It is also connected with the Canada Atlantic, the Intercolonial and the South Shore Railways. Then, besides the counties I have mentioned, all the border counties of the St. Lawrence-Ya-maska, Nicolet, Lotbinihre-will be connected by railway with this harbour. When it has the facilities which it will have when this work is completed. It must have as a natural consequence a very large trade.

Then my right hon. friend refers to the fact that the province of Quebec up to this time has had only two harbours and that it is desirable that it should have more ; he refers to the fact that the maritime provinces have several. I do not think we can

deal with matters of that kind according to the number of harbours one province or another may have. The maritime provinces have natural harbours, not by the dozen, but by the hundred, yet no one in the maritime provinces pretends that it would be in the public interest to equip every one of these harbours so as to make them ports for export. I would like to know from my right hon. friend whether or not his expectation with respect to railway consolidation-and it was upon that that his scheme of two years ago was largely based-has been realized, or whether there is any reasonable prospect that that scheme will be carried into effect ? Some reference has been made to these matters by some other hon. gentlemen who have spoken, but we would like to know the exact situation.

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The PRIME MINISTER.

My hon. friend it seems to me takes a very erroneous view of this question. First of all he said that this involved an expenditure of over one million dollars. I repudiate that statement altogether. There is no question here of spending one million dollars. The hon. member for East Toronto (Mr. Kemp) a moment ago read a report of the chief engineer, to the effect that to complete the works at Sorel as he indicated it would require an expenditure of $1,900,000, but if I correctly understood the report, as I think I did, this was simply a preliminary report, and he said that before committing himself the figures would have to be revised and reduced, and further examinations would have to be made. I do not know whether that has been done by the Public Works Department, but he said that would be necessary before a final report could be made. But all this is very remote from the subject, and it is not germane to It.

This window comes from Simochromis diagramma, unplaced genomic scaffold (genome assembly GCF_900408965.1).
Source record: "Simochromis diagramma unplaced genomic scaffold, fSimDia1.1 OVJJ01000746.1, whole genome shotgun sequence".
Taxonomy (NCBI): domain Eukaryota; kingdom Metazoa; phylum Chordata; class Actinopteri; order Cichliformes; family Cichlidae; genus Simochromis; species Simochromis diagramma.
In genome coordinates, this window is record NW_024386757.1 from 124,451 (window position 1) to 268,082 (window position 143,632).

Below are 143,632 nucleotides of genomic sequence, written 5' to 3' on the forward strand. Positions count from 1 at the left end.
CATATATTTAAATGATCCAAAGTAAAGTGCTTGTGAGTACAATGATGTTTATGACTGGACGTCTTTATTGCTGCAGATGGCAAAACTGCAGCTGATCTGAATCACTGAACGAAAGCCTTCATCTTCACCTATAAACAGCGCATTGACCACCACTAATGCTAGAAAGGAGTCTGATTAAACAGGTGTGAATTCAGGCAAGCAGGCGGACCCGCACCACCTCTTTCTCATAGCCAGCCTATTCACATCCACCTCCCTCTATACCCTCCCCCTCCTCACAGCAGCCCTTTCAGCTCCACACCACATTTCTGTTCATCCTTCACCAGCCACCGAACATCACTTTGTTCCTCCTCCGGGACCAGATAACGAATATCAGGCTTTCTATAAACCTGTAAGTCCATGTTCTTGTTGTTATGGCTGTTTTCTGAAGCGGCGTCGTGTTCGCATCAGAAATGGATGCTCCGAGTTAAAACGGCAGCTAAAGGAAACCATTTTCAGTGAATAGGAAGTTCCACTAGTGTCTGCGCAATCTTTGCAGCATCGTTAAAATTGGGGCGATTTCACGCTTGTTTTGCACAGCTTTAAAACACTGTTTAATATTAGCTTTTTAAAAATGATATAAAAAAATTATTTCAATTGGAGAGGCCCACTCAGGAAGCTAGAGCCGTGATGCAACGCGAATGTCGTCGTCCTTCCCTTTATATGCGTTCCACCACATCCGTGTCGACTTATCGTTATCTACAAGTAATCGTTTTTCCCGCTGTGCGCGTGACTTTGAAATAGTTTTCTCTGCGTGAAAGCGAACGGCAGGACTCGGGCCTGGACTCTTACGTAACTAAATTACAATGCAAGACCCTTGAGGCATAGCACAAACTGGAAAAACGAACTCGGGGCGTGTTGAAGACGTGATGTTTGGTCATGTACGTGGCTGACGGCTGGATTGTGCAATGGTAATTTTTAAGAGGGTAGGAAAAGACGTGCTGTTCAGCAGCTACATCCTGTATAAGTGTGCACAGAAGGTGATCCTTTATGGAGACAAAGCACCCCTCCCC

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CON

Robert Laird Borden (Leader of the Official Opposition)

Conservative (1867-1942)

Mr. BORDEN (Halifax).

I think it is germane for this reason, that I distinctly heard my right hon. friend say only a few moments ago, what he had already said in 1901, that the object of this expenditure, In part at least, was to bring by means of the Canada Atlantic Railway, a considerable portion of the western trade in grain to the harbour of Sorel. Then looking at the estimate brought down to the House, I saw that an elevator was contemplated at an expenditure of $250,000, that crib-work and sheds necessary for the same purpose were to cost $430,000, and that in addition to that there was the expenditure which has already been entered upon. I do not see how you could accomplish what the right hon. gentleman has in view unless you would bring that expenditure up to about $1,000,000. If I am in error in making that deduction I shall, of course, be very glad to be corrected.

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The PRIME MINISTER.

My hon. friend from Chambly and Vercheres (Mr. Geof-frion) gave an answer to my hon. friend (Mr. Borden) ; he said a moment ago that